“You’ve got this brand,” stressed Hearn. “The things I build brands on start away down at the bottom – you’re already up high. I’m grafting every second to make it bigger and make sure more people appreciate it.

“I look at Scottish football and see a nation with its head down looking at its shoelaces. You’re better than that. You’re not number one in the world but you’re 37th – that’s not a bad starting point.

“When I started off with the darts and snooker we were way down but we believed in ourselves and had a bit of a passion. Sometimes organisations get into that mode of ‘Oh, that’s how it is’.

“They are totally lazy and set in their ways,” he continued. “The fact you’ve got a Scottish Premiership without a sponsor – do you know how long you’d work for Barry Hearn if that was the case? I won’t even tell you how long because that’s not a performance I’m looking for.”

Hearn was speaking the morning after a William Hill Scottish Cup replay between Inverness Caledonian Thistle versus St Mirren had attracted a crowd of just 1,326. Another speaker at yesterday’s convention, the football finance expect Joe McLean, pointed out that just four of Scotland’s 12 current top tier clubs have an average crowd of more than 5,000. Despite a varied and considered list of speakers, including recently appointed SFA compliance officer Tony McGlennan, the irrepressible Hearn stole the show.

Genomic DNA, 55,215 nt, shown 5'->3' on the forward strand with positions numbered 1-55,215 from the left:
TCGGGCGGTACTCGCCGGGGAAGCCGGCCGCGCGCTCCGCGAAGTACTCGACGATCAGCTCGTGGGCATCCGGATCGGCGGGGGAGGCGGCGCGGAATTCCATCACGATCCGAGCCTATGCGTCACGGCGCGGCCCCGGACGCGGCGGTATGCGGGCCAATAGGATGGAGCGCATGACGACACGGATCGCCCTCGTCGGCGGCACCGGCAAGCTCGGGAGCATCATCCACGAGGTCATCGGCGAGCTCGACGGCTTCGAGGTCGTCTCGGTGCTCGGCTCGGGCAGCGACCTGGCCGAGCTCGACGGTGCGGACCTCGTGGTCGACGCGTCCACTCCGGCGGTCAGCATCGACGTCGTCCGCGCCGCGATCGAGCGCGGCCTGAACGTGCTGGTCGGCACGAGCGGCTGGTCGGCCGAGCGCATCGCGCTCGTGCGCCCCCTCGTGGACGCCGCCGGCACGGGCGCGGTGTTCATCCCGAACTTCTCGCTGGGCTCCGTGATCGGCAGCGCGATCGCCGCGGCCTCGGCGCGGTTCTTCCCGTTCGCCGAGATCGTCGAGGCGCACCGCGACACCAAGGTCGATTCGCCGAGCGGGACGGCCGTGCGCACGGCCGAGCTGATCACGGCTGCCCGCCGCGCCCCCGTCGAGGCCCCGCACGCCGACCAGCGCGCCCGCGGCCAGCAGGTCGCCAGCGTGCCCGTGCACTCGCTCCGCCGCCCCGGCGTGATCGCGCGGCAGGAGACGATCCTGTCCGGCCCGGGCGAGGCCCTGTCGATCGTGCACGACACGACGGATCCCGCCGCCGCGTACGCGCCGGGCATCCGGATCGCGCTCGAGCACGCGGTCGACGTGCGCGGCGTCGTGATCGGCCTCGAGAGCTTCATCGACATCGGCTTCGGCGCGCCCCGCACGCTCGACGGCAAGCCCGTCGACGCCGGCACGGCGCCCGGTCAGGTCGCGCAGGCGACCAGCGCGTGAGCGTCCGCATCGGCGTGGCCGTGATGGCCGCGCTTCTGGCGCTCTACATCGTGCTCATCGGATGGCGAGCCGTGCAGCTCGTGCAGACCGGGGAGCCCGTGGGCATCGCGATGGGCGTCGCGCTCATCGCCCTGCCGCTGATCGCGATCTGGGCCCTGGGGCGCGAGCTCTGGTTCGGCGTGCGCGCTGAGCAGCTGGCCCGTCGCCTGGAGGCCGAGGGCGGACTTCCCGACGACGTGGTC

“The fact the league doesn’t have a sponsor says everything you need to know,” he said. “So you better get it right. If you don’t then it doesn’t matter to me because I won’t be back to talk again. I certainly won’t be up for the leadership.

“But you can take a horse to water and what I’ve said isn’t rocket science. It’s just common sense. And if they don’t take on the wider picture then you’re stuck with what you are.

“Listen, I’ll carry on selling 11,000 for a night of darts at the Hydro and your attendances will be 1,250 people or whatever. How can a little company like mine turn over the same amount as the SPFL? And how can we make millions and millions of pounds of profit and you’re doing your bollocks-all?

“It’s not just the level of football,” he added. “Two donkeys make a great race. You don’t have to be the best in the world to be entertaining. I put on fights that are s*** sometimes but they’re entertaining.

“I’ve got Prizefighter [a boxing tournament] on Saturday. I’ve got eight lightweights. None will win the world title but they’ll all be brilliant fights because they’ll be kids going for it. Everyone will go home happy, they’ve paid £150 a ticket, and I’ve made a fortune.”

Hearn did not hang around long after ruffling the feathers of some of those in attendance – he rushed to catch a train to Blackpool to watch a pool tournament between Europe and the USA.

He missed a question and answers session with Scotland manager Gordon Strachan yesterday afternoon as well as a talk by Helmut Sandrock, general secretary of the German FA, which traced the renaissance of German football, from the low of failing to qualify past the group stage of Euro 2000 to becoming world champions this year.

With yesterday’s convention set to be an annual fixture, it is hoped listening to some hard truths can lead to an improvement in fortunes for Scottish football.